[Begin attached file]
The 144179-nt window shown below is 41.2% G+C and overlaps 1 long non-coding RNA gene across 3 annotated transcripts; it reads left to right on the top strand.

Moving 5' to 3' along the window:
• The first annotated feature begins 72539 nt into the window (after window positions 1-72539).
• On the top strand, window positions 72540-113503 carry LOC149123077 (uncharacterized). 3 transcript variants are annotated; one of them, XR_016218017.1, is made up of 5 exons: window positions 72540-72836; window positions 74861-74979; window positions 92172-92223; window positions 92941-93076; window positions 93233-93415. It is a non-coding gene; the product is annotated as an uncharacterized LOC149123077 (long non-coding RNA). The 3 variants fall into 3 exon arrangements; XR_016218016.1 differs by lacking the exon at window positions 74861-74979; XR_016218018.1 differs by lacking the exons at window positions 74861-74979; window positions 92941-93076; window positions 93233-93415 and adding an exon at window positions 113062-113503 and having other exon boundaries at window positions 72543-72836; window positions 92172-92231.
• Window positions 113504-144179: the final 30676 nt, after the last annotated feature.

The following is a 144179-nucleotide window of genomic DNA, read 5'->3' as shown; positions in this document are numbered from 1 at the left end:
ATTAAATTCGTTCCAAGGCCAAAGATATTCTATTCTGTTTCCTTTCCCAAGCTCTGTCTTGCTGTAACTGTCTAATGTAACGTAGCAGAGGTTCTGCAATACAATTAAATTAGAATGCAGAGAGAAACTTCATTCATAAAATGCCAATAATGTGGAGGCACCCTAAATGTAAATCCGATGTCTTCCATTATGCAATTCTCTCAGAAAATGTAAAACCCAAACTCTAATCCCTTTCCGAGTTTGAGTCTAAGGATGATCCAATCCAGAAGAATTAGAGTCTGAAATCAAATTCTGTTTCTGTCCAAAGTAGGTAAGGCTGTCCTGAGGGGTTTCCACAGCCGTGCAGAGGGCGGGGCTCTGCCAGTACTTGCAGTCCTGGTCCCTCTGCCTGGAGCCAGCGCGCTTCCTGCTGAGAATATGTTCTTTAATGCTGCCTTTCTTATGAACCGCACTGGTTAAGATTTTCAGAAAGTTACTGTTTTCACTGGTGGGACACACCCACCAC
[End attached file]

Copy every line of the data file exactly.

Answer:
The 144179-nt window shown below is 41.2% G+C and overlaps 1 long non-coding RNA gene across 3 annotated transcripts; it reads left to right on the top strand.

Moving 5' to 3' along the window:
• The first annotated feature begins 72539 nt into the window (after window positions 1-72539).
• On the top strand, window positions 72540-113503 carry LOC149123077 (uncharacterized). 3 transcript variants are annotated; one of them, XR_016218017.1, is made up of 5 exons: window positions 72540-72836; window positions 74861-74979; window positions 92172-92223; window positions 92941-93076; window positions 93233-93415. It is a non-coding gene; the product is annotated as an uncharacterized LOC149123077 (long non-coding RNA). The 3 variants fall into 3 exon arrangements; XR_016218016.1 differs by lacking the exon at window positions 74861-74979; XR_016218018.1 differs by lacking the exons at window positions 74861-74979; window positions 92941-93076; window positions 93233-93415 and adding an exon at window positions 113062-113503 and having other exon boundaries at window positions 72543-72836; window positions 92172-92231.
• Window positions 113504-144179: the final 30676 nt, after the last annotated feature.

The following is a 144179-nucleotide window of genomic DNA, read 5'->3' as shown; positions in this document are numbered from 1 at the left end:
ATTAAATTCGTTCCAAGGCCAAAGATATTCTATTCTGTTTCCTTTCCCAAGCTCTGTCTTGCTGTAACTGTCTAATGTAACGTAGCAGAGGTTCTGCAATACAATTAAATTAGAATGCAGAGAGAAACTTCATTCATAAAATGCCAATAATGTGGAGGCACCCTAAATGTAAATCCGATGTCTTCCATTATGCAATTCTCTCAGAAAATGTAAAACCCAAACTCTAATCCCTTTCCGAGTTTGAGTCTAAGGATGATCCAATCCAGAAGAATTAGAGTCTGAAATCAAATTCTGTTTCTGTCCAAAGTAGGTAAGGCTGTCCTGAGGGGTTTCCACAGCCGTGCAGAGGGCGGGGCTCTGCCAGTACTTGCAGTCCTGGTCCCTCTGCCTGGAGCCAGCGCGCTTCCTGCTGAGAATATGTTCTTTAATGCTGCCTTTCTTATGAACCGCACTGGTTAAGATTTTCAGAAAGTTACTGTTTTCACTGGTGGGACACACCCACCAC